There is one question that haunts my dreams. One question that I have tried to master my entire life, but still find myself quaking in its presence. This question rattles me to my core, it can make me reconsider absolutely everything in my life, and can even make me want to stand up from a conversation and run all the way home.
This question is: What’s new?
Meant as a breezy conversation starter and a ticket to deeper connection, to me this question often feels more like a challenge. It asks, “what have you been doing with your time since I last saw you—I hope it’s impressive!”
I once had someone say, “So, what’s new? And DON’T say nothing.”
In one sense, I understand what they meant. If I say, “nothing”, or its neighbor, “not much, how about you?” the conversation takes on a staleness that is hard to break out of. It’s polite and awkward and feels more like playing a robotic game of catch rather than a leisurely round of catch up. I get that, and if I was the one starting the game of “what’s new”, a reply of “nothing” would discourage me too.
But then, this seemingly simple question also makes me feel very nervous. It asks too much of me without really asking anything at all. When asked, even by a close friend or family member I’ve known my whole life, I feel like I’m suddenly on stage in front of thousands of people, with a hot spotlight shining bright on my face. I feel like the question asks me to prove that I’m living a meaningful life, that I’m being productive, that I’m successful, that I am worth the time this person is spending with me.
The question bounces around in my brain, searching, begging my memory banks to pull something from the last few weeks or months—anything I can tell them that might make them say, “wow!” or “that’s exciting!”
I look for a story or a big life event or a punchline that can kick off the conversation and make them glad they decided to talk to me.
But most of the time, unless I have something specific at the ready, my honest answer will be “nothing.” Not because I have been standing stationary, eating nothing but beans since the last time I saw them—though this would probably make for an interesting story—but because I get so nervous that my answer will be unimpressive or boring, that I can’t think of a single thing.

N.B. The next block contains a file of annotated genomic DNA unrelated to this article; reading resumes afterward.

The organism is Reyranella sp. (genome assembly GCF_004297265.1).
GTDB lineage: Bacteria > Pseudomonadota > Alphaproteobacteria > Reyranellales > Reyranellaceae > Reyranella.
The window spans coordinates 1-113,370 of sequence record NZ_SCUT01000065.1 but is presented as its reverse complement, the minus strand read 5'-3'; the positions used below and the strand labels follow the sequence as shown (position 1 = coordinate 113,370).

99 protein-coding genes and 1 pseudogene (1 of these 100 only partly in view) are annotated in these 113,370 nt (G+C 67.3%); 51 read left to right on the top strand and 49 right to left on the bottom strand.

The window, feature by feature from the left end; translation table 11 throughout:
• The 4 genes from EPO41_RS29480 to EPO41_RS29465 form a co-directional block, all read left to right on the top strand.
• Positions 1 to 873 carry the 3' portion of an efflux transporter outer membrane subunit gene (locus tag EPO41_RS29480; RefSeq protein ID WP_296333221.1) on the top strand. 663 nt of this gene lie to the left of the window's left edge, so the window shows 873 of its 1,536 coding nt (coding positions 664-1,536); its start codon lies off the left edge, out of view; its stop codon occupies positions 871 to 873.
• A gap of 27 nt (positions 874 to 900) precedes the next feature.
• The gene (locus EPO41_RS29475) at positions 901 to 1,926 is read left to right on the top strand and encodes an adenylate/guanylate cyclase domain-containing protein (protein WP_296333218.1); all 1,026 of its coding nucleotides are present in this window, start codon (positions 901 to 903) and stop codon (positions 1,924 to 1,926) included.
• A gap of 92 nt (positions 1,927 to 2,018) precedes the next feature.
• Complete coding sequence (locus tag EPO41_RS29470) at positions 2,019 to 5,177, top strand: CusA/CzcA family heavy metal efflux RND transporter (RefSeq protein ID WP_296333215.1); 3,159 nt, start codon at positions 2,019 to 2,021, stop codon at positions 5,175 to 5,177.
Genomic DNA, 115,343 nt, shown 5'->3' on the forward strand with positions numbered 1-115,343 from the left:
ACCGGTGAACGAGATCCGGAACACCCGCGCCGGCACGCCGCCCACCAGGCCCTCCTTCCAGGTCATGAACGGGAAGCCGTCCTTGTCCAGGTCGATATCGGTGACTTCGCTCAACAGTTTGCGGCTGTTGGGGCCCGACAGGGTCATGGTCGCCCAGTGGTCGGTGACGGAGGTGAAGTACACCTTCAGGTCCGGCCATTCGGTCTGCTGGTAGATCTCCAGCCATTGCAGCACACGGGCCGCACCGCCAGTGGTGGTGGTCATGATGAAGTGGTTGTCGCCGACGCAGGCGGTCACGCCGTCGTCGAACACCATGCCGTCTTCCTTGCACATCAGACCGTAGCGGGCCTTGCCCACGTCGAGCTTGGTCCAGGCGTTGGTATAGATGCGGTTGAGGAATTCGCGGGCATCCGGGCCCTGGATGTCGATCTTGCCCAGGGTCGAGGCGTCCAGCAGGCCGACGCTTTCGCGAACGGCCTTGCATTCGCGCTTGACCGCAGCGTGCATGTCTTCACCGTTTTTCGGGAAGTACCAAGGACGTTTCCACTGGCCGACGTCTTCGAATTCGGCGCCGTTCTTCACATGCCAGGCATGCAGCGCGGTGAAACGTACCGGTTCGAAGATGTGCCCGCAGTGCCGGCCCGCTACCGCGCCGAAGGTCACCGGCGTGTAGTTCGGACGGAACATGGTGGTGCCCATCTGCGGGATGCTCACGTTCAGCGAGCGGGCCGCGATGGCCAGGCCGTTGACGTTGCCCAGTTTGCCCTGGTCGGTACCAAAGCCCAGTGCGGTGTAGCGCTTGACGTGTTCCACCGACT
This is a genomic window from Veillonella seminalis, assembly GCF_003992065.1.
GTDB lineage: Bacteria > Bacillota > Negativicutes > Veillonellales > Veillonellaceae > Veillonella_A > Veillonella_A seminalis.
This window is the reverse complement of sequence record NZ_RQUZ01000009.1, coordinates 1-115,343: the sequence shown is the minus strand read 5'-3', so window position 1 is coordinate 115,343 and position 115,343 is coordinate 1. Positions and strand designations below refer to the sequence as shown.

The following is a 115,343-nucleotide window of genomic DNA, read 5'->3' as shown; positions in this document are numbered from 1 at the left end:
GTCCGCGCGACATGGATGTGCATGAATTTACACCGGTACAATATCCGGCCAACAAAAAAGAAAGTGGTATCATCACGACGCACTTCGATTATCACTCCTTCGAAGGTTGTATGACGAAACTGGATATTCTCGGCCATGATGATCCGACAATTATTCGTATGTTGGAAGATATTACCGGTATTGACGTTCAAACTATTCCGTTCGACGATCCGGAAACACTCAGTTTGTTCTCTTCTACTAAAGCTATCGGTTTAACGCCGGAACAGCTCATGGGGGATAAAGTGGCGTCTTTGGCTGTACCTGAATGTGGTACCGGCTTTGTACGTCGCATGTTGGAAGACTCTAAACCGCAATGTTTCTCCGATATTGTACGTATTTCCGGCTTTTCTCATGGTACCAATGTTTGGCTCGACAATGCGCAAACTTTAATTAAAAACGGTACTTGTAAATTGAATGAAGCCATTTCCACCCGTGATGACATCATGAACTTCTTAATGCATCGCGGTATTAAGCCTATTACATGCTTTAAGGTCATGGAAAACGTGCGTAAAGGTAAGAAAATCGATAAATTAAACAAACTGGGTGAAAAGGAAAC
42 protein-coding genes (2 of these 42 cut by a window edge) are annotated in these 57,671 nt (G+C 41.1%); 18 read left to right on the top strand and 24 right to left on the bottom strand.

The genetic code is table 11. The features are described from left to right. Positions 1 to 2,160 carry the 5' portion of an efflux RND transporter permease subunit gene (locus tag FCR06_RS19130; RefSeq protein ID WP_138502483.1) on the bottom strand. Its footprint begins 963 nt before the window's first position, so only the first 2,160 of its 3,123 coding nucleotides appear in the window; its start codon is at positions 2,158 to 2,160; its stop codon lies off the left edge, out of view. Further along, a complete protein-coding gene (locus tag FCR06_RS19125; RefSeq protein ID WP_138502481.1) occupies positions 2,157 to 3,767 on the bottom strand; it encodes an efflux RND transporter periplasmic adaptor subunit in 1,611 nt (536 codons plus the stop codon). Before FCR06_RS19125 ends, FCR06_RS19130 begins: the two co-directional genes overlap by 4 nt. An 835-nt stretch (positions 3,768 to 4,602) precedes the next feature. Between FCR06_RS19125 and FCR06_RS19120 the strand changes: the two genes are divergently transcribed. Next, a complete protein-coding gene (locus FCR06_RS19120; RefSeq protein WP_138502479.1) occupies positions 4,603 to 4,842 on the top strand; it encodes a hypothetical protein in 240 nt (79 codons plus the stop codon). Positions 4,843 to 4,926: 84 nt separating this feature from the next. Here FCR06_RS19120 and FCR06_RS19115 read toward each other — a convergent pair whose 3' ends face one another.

The truth is, I usually have a lot to say. And I want to open up and share those things, but it just takes me a minute. My mind has to survey the situation, seeing if it feels safe enough for me to let the walls down and let you in on everything—to really tell you what’s new. But chances are, a lot of “what’s new” is completely internal. Maybe I’ve learned something about myself, or untied a knot that held me hostage for a long time. Maybe I did a workout the other day that gave me the slightest bit more confidence in my body, or just started working on a creative project that I’m really excited about. Maybe I’ve been harping on something I don’t know how to express yet, or I had a dream that has puzzled me since the morning I woke up with it fresh in my mind. Maybe I’ve just been going about my routine, content as ever, but am worried that is not exciting enough to tell you.
I have never been good at conversational shortcuts. People who can sit down and immediately tell you what’s on their mind have always amazed me. Because I need time. I need to take the long way. I need you to do the heavy lifting while my brain boots up and prepares all of the funny or inspiring moments I might have experienced since the last time I saw you. I want time to remember all of the interesting anecdotes I’ve recently learned from podcasts, articles, movies, tv shows and books. I want time to recall the questions I have for you, that will perhaps invite us into the deeper conversation we’re both hoping for.
I know I can’t stop people from asking “what’s new?” And honestly, I’m not trying to. I understand it’s purpose in the conversation universe, and I understand that much of my distaste for it stems from my own insecurities. At the end of the day, we all have a lot of “new” because we’ve all woken up each morning and experienced day after day, with countless thoughts, ideas, hopes, desires, heartbreaks, frustrations and delights. Sometimes it’s just hard to recall them in a few seconds, after a two-word question, when it feels like the fate of a conversation is in your hands. You know?
So this week, as we walk into the holday season, maybe we all just give each other a little time. Ask the question but maybe follow it up with something more specific, like “what was the best part of your week?” or “have you read/watched/eaten anything good lately?” or “what’s something you’re excited about?” Something that might spark a memory in the other person rather than leave them floundering in their mind, wondering if they’re doing anything with their life.
Give conversations room to take the long way around. It’s not always easy, but it’s always worth it.